CSI President Urges Legislators to Support NYS Compact for Higher Education

The College of Staten Island’s President, Tomás Morales, hosted a Legislative Breakfast on the CSI campus to urge elected officials to support the New York State Compact for Higher Education, a proposed funding mechanism to make higher education in New York sustainable.

“We are a CUNY community,” said Morales to City Councilman James Oddo, State Assemblymen Michael Cusick and Lou Tobacco, and representatives from other local officials as a PowerPoint slide detailed the breakout of the Island’s 15,000 CUNY students by districts.

Legislative support of the Compact will present increased funding opportunities for Baccalaureate and Graduate education, it will attract and retain outstanding faculty and well-prepared students, and will further facilitate the growth of the college’s intellectual capital while fueling the engine of economic growth, Morales continued.

Ernesto Malave, CUNY Vice Chancellor for Budget and Finance, and Jay Hershenson, CUNY Senior Vice Chancellor for University Relations and Secretary of the Board of Trustees, detailed the benefits of the Compact for the attendees. The critical components included the creation of a $3 Billion Research Fund, a low-cost student loan program, and specifically for CSI, the addition of 50 full-time faculty members and 15 student support positions.

Morales outlined the academic career paths available to CSI students, highlighting the Macaulay Honors College, the Teachers Academy, and the college’s Verrazano School. He also reminded the crowd that a high-quality public education on Staten Island could also include CSI’s 15 Master’s and six Doctoral programs.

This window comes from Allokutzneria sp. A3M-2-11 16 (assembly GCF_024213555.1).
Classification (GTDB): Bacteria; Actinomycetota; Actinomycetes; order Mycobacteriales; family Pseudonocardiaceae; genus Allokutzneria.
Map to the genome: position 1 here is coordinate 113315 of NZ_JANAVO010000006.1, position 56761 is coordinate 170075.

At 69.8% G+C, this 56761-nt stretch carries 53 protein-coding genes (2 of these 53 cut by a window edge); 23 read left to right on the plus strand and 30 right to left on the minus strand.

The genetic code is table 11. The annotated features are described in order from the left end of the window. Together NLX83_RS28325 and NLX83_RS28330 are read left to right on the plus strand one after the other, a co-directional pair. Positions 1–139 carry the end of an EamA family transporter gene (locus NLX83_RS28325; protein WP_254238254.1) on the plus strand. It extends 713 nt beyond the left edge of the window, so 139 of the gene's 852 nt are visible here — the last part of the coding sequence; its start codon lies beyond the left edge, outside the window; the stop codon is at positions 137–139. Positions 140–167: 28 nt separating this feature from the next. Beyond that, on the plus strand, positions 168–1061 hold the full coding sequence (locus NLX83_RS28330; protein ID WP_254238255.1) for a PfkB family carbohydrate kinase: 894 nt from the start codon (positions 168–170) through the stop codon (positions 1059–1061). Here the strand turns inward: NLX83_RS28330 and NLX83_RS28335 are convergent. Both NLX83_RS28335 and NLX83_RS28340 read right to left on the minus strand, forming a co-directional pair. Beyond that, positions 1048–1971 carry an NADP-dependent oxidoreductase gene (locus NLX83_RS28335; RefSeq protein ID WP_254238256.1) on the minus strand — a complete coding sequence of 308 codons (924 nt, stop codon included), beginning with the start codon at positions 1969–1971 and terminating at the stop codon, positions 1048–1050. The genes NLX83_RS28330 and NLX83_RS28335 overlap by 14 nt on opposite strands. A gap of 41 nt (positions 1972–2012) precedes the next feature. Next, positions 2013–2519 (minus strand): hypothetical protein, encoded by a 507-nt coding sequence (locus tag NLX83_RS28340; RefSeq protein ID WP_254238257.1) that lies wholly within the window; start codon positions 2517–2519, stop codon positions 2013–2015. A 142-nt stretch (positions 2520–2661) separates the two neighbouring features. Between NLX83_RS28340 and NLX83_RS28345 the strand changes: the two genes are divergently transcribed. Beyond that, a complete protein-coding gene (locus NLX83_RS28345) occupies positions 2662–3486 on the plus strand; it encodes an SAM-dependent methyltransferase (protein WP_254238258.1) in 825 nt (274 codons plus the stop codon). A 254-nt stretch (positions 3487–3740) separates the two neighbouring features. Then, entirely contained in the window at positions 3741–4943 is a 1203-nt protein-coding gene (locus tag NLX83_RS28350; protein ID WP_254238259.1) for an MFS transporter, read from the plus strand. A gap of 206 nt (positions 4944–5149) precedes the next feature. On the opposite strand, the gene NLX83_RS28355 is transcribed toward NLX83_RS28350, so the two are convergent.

“Staten Island deserves the best,” Morales added, noting that he plans to double CSI’s endowment within 36 months to offer more scholarships to incoming students.

Morales also made special mention of the unique undergraduate research experience at CSI, discussing the advantage of the student’s hands-on laboratory work with outstanding faculty on projects of global interest.

Outlining how elected officials can assist CSI through continued funding, Morales spoke of his desire to expand the CUNY High-Performance Computing Center, rehabilitate campus facilities, and integrate the Discovery Institute with Fort Wadsworth, as well as other important initiatives.

Morales concluded the engaging program by saying “In the 21st century, intellectual skills and creative intelligence will become more and more part of our social capital. Our ability to generate that social capital will determine in large measure the future of our region, indeed the future of our nation. It is in this endeavor that public higher education will play a critical role. CSI is committed to being an extraordinary resource to Staten Island and our city. In partnership, we look forward to working with you in achieving this tremendously important goal.”

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